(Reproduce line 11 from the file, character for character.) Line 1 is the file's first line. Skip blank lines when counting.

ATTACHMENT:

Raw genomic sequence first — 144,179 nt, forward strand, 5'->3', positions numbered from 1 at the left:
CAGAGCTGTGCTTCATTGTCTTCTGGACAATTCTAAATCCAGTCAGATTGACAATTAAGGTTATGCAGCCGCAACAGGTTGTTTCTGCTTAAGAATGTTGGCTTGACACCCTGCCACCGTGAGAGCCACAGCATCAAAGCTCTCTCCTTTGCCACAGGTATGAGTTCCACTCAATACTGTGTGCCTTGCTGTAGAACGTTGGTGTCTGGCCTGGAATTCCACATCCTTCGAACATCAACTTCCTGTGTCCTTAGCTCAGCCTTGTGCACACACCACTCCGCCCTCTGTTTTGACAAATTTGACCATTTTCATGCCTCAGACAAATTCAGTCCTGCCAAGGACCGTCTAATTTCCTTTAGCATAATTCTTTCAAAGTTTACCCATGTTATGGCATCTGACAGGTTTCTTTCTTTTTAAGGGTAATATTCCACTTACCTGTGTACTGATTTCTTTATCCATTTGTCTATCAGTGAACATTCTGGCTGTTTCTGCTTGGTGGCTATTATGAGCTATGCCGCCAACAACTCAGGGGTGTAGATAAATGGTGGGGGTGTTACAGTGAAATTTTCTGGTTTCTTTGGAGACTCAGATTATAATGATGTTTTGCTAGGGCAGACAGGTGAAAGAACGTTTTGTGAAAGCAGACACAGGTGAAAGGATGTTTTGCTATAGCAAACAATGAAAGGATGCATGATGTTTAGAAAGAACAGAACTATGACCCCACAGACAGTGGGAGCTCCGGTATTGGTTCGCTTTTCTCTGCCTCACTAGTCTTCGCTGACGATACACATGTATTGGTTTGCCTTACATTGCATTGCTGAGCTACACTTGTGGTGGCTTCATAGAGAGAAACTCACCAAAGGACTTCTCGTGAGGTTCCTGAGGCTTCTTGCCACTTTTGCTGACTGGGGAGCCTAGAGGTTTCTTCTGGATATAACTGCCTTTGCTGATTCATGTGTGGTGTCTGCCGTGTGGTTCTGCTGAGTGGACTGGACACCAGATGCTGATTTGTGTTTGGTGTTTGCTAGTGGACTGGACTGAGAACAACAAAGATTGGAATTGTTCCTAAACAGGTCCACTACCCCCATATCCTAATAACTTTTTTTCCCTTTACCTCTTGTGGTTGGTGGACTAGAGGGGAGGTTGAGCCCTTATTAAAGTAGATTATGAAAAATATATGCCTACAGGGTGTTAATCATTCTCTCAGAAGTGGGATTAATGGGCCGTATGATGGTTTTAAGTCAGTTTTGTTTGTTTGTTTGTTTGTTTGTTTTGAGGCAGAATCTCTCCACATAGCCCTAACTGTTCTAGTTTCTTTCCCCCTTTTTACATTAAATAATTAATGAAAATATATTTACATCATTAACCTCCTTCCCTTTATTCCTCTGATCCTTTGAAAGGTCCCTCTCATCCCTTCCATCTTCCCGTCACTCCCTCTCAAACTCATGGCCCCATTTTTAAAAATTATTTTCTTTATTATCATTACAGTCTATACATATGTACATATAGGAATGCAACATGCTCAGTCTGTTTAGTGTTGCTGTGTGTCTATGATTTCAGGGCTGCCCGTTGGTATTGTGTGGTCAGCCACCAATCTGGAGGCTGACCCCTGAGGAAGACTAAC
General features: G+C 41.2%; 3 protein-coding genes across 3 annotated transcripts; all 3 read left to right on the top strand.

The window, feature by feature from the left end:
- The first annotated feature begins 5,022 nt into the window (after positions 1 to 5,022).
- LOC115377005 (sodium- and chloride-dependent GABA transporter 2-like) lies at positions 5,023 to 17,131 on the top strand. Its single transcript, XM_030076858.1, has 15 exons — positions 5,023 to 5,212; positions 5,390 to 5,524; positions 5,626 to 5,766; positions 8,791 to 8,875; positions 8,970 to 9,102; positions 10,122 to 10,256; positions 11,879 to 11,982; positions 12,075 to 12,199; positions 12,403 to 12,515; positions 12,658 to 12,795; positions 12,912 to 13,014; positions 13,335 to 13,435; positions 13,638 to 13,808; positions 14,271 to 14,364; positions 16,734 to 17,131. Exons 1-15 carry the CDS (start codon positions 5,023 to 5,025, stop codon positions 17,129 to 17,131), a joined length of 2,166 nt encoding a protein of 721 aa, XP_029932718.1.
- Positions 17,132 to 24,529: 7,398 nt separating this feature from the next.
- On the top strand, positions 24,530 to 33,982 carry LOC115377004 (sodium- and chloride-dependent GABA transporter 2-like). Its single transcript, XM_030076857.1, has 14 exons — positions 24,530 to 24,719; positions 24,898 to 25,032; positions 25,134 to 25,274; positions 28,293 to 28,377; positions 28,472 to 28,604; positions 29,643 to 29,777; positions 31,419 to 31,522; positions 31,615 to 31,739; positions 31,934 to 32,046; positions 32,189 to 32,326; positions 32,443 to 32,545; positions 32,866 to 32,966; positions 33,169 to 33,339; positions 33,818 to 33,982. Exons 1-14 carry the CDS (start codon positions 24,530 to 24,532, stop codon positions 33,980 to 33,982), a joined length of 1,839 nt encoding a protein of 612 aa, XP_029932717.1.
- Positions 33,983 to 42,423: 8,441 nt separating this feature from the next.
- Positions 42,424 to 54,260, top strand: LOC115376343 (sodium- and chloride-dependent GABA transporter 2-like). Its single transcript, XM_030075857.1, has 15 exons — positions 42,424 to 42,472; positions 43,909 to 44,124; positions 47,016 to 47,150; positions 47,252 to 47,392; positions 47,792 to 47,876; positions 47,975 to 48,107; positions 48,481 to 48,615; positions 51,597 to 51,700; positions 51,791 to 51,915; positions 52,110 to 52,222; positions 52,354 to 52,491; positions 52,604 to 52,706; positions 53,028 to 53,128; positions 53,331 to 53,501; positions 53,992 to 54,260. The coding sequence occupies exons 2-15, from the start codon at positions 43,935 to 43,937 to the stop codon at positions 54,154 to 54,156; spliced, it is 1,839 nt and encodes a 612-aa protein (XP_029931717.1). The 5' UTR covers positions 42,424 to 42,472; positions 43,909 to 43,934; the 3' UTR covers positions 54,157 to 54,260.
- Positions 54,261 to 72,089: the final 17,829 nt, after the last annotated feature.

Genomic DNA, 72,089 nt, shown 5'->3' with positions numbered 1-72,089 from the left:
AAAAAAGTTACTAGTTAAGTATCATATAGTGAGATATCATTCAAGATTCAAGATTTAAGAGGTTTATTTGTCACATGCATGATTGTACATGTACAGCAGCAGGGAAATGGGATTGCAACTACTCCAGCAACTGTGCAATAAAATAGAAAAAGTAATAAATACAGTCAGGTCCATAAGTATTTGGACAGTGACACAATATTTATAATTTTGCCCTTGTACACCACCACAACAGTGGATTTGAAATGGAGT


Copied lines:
- Positions 54,261 to 72,089: the final 17,829 nt, after the last annotated feature.